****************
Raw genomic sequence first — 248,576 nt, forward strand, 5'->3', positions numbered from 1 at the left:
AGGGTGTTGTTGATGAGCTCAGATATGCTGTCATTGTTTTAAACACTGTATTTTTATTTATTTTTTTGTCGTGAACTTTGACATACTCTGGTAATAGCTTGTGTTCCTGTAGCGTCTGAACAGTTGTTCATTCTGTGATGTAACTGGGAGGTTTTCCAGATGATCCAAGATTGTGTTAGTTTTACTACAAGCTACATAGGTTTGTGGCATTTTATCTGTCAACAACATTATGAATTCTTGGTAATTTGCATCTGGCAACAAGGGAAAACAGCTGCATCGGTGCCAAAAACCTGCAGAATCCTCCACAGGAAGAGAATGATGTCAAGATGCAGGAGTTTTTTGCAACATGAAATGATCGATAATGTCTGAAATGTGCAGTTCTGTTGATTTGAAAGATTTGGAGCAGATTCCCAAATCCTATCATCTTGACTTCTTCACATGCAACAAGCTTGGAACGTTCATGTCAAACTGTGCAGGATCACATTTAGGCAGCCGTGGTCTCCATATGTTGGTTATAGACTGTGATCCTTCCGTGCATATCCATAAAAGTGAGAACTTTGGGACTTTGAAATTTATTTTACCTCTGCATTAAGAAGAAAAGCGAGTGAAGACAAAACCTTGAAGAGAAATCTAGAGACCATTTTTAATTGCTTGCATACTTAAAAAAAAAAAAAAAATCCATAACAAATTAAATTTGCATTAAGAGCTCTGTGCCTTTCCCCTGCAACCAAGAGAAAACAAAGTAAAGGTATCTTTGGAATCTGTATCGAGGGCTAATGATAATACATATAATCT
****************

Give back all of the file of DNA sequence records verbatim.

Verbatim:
Raw genomic sequence first — 248,576 nt, forward strand, 5'->3', positions numbered from 1 at the left:
AGGGTGTTGTTGATGAGCTCAGATATGCTGTCATTGTTTTAAACACTGTATTTTTATTTATTTTTTTGTCGTGAACTTTGACATACTCTGGTAATAGCTTGTGTTCCTGTAGCGTCTGAACAGTTGTTCATTCTGTGATGTAACTGGGAGGTTTTCCAGATGATCCAAGATTGTGTTAGTTTTACTACAAGCTACATAGGTTTGTGGCATTTTATCTGTCAACAACATTATGAATTCTTGGTAATTTGCATCTGGCAACAAGGGAAAACAGCTGCATCGGTGCCAAAAACCTGCAGAATCCTCCACAGGAAGAGAATGATGTCAAGATGCAGGAGTTTTTTGCAACATGAAATGATCGATAATGTCTGAAATGTGCAGTTCTGTTGATTTGAAAGATTTGGAGCAGATTCCCAAATCCTATCATCTTGACTTCTTCACATGCAACAAGCTTGGAACGTTCATGTCAAACTGTGCAGGATCACATTTAGGCAGCCGTGGTCTCCATATGTTGGTTATAGACTGTGATCCTTCCGTGCATATCCATAAAAGTGAGAACTTTGGGACTTTGAAATTTATTTTACCTCTGCATTAAGAAGAAAAGCGAGTGAAGACAAAACCTTGAAGAGAAATCTAGAGACCATTTTTAATTGCTTGCATACTTAAAAAAAAAAAAAAAATCCATAACAAATTAAATTTGCATTAAGAGCTCTGTGCCTTTCCCCTGCAACCAAGAGAAAACAAAGTAAAGGTATCTTTGGAATCTGTATCGAGGGCTAATGATAATACATATAATCT